Swarfega takes a look at how changes in vehicle powertrains might affect day-to-day skin care in the garage.
For as long as we’ve been working on cars, we’ve been getting our hands dirty, which means that a good scrub at the sink has probably always been part of your routine. Industrial hand cleaners have been in the workshop, on the garage shelf and under the kitchen sink for years, and a tin or tub of Swarfega is iconic to many people. But will this be the case when we start to see more EVs on the road?
Mick, a mechanic from Manchester Hybrids, said, “electric cars are a different ball game. There are no oil changes, reduced brake maintenance frequency due to regenerative braking, and tools tend to stay cleaner – the industry will totally change as we see more and more EVs on the road. When it comes to battery repairs, we use safety gloves, which also means less mess, as no skin touches the vehicle.”
Andy, a mechanic from Sandy Lane Garage in Surrey, added, “with electric cars, you don’t get dirty with engine and gear box lubrication at all, but maintaining the rest of the vehicle can be a different story.”
So, does this mean waving goodbye to heavy duty hand cleaners?
According to Chris Brooks, Technical Product Manager at Swarfega, it’s not that simple. “Despite the lack of internal combustion engines, mechanics will still be dealing with plenty of workplace contaminants such as grease, brake fluids and degreasing products used for maintaining moving parts. Just because contaminants in the workshop are changing, it doesn’t mean that your skin care should be neglected.”
With the news that hybrid vehicles will be exempt from the eventual ban of petrol and diesel vehicles, it looks like these fuels will still be present in the workshop for now. Mick from Manchester Hybrids went on to say, “with hybrid cars, there is no difference repair-wise. Grease and oil are still there – the vehicles still have brakes, batteries, an engine and petrol.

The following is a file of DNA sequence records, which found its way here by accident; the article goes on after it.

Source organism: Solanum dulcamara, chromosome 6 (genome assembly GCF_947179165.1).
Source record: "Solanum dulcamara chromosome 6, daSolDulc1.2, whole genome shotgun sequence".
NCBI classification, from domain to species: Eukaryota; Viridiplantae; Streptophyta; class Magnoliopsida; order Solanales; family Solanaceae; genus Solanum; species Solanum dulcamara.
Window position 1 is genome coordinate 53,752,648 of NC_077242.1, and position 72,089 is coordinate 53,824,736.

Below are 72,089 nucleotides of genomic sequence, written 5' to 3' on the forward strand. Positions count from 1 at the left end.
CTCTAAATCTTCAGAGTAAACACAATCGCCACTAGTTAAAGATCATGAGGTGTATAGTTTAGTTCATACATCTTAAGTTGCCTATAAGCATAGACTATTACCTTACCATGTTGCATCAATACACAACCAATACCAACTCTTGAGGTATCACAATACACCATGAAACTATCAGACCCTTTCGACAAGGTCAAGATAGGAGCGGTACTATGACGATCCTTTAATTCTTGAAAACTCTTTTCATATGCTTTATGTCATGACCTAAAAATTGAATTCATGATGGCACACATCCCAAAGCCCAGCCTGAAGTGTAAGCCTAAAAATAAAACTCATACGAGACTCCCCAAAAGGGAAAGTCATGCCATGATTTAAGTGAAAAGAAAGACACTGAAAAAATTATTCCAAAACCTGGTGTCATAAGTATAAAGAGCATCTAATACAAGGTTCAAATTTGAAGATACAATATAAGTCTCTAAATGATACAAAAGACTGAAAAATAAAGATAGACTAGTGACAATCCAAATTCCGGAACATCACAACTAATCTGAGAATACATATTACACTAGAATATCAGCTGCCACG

“There will also still be plenty of brake dust and road dirt to deal with in EVs and hybrid cars. You would treat your hand care in the same way.”
Andy from Sandy Lane added, “we will still need hand cleaners – this is not something that’s going to change overnight.”
Work-related skin problems are rife among mechanics, and are the second most common work-related health issue in Europe. Contact with contaminants and irritants can exacerbate skin disorders, but choosing incorrect hand cleaners could also make the problem worse. More often than not, heavier hand cleaners are used, when a lighter one would do the trick.
“With the introduction of EVs and hybrids, the types of soiling will differ, and we think there may be less oil and grease,” Chris Brooks said. “Many mechanics, however, may continue to use the same hand cleaners they always have, keeping their skin care routine exactly the same.
“Within the Swarfega range, there are hand cleaners of varying strength that are targeted at different types of grease and grime. As a rule, you should always choose the most appropriate strength hand cleaner that’ll do the job to avoid stripping the important natural oils from your skin. Choosing the right cleaner will minimise the loss of these oils and will help your skin stay healthy.”